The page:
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Meet Sahmia Parks of Sahmia Ase Photography

Today we’d like to introduce you to Sahmia Parks.

Sahmia, let’s start with your story. We’d love to hear how you got started and how the journey has been so far.
I am a photographer and writer. I’ve been taking photos since high school; however, I’ve been creating and shooting professionally since 2011. I’ve been writing since I can remember- it was always my therapy. While most preteens and teenagers spent the weekends going to malls or house parties, I spent my time poetically exploring my feelings or writing some short story or what could have been considered a teenage soap opera.

In 11th grade, I was enrolled in an intro to photography class where I spent most of my time in the darkroom. I fell in love with the process of snapping a photo, developing the image, and watching the image appear on the paper. I found myself taking more pictures than writing within my senior year. Upon graduating high school, I moved to Playa Vista in a studio apartment that overlooked the marina.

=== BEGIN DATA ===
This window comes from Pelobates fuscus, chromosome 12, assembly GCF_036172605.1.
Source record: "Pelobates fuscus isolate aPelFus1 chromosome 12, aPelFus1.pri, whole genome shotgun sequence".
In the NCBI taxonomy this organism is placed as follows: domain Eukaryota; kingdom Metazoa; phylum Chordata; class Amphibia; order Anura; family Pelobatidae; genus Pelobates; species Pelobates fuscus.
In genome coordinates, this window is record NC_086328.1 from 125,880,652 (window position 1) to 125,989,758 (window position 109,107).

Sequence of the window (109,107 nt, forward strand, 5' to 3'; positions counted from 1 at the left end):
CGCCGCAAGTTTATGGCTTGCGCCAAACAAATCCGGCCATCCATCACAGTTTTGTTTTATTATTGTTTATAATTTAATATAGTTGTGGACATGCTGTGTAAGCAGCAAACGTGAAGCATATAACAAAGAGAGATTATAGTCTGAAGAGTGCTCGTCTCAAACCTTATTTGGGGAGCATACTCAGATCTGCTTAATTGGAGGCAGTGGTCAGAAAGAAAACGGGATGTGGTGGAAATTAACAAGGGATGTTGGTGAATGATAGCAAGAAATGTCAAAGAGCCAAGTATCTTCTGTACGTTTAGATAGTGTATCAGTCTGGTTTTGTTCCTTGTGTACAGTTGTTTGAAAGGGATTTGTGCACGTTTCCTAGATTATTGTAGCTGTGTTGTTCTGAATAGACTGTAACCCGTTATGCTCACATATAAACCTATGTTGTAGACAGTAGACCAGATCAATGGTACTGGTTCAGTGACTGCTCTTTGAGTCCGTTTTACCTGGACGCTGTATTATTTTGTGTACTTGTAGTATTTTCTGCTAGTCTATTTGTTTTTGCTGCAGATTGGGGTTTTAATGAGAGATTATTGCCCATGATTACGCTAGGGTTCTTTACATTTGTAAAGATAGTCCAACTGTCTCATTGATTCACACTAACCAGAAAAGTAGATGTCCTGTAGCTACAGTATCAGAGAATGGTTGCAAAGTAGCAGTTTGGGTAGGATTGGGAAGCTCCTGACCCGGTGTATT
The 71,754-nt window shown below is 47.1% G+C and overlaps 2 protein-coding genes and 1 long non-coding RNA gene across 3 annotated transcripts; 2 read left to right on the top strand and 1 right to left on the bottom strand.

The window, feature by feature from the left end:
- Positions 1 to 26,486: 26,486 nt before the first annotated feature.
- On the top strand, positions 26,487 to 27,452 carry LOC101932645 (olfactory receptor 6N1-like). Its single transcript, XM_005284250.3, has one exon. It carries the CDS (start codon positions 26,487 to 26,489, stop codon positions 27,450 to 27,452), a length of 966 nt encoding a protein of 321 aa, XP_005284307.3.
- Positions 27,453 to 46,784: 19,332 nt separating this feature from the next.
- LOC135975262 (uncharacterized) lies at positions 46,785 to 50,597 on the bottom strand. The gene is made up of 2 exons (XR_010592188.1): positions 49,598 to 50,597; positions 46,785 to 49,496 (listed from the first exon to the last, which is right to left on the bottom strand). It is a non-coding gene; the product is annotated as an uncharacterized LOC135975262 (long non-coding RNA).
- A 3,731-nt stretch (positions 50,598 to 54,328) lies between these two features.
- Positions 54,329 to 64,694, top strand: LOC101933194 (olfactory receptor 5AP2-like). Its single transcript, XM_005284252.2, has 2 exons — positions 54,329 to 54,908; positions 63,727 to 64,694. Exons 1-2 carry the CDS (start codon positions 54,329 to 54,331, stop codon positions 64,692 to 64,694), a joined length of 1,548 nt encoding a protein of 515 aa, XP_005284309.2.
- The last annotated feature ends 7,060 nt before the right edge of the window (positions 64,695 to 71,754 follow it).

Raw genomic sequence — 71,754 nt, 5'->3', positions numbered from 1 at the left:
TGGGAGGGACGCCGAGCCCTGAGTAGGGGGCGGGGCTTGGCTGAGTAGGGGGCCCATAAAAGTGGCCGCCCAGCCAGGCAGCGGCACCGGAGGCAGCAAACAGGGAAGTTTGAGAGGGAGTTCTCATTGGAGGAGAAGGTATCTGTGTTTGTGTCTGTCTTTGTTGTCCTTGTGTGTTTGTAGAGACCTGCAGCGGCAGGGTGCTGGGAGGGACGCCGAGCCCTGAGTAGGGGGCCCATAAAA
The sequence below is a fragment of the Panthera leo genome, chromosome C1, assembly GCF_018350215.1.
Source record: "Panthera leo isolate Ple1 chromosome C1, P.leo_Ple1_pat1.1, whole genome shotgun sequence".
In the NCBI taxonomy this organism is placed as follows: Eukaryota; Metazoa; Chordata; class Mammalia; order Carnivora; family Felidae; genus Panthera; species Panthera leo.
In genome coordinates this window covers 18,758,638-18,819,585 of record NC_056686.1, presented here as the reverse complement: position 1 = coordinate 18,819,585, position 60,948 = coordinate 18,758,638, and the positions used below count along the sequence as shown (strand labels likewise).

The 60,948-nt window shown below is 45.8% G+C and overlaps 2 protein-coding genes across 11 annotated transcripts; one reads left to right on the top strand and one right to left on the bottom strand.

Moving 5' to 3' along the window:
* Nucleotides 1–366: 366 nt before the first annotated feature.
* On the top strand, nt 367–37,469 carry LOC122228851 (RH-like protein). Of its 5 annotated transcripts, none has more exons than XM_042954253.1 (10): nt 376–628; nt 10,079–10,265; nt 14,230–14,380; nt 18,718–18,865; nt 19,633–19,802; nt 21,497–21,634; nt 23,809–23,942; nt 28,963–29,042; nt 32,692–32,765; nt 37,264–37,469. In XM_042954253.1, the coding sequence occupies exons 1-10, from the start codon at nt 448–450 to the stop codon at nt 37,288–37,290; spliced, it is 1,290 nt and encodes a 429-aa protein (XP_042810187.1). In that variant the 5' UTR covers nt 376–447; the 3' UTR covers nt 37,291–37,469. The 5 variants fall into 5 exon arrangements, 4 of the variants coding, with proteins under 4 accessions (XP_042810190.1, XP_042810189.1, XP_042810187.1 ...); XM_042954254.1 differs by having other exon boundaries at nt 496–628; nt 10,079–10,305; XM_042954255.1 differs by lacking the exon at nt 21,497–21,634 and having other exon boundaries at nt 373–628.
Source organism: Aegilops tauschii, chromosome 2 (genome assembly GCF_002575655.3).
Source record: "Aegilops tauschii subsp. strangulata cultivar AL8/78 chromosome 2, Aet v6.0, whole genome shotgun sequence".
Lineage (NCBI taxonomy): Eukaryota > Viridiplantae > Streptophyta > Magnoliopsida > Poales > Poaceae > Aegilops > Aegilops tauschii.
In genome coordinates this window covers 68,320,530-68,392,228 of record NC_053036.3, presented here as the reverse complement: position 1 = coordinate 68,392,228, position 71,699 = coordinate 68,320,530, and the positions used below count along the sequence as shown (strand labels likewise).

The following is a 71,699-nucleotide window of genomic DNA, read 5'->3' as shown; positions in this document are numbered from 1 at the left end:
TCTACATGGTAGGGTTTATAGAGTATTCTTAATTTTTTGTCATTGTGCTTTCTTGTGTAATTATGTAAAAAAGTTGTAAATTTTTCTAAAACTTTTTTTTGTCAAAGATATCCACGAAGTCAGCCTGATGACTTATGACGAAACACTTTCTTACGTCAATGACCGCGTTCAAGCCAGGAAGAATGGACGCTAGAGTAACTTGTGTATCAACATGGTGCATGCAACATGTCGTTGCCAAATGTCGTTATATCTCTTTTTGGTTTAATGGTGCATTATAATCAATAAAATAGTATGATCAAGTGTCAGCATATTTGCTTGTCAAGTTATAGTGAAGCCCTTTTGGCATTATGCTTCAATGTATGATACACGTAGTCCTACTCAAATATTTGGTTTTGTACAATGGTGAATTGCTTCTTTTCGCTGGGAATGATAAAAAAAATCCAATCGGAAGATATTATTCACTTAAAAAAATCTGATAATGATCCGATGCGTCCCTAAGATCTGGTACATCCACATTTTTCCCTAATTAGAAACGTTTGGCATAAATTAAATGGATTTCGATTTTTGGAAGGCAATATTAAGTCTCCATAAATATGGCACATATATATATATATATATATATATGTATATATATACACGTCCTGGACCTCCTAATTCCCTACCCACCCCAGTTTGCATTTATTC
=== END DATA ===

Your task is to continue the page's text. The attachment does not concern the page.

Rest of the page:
My space itself was a source of inspiration. I’d photograph the sunset from my window and watch the moon set early in the morning. I connected with an old friend from high school who was involved with a homeless mission at her church. We had a conversation about really connecting with the homeless to find out what their stories were to create a documentary for her church. This potential project sparked me switching my major from graphic design to Photography.

My father gifted me my first digital camera for my 21st birthday. I can recall snapping pictures of EVERYTHING! to get a feel of the world through artists’ eyes. When I decided to get serious about the professional side of photography, I sought the help of my great uncle, Alec Ragsdale. My uncle has had a camera in his hands for as long as I can remember.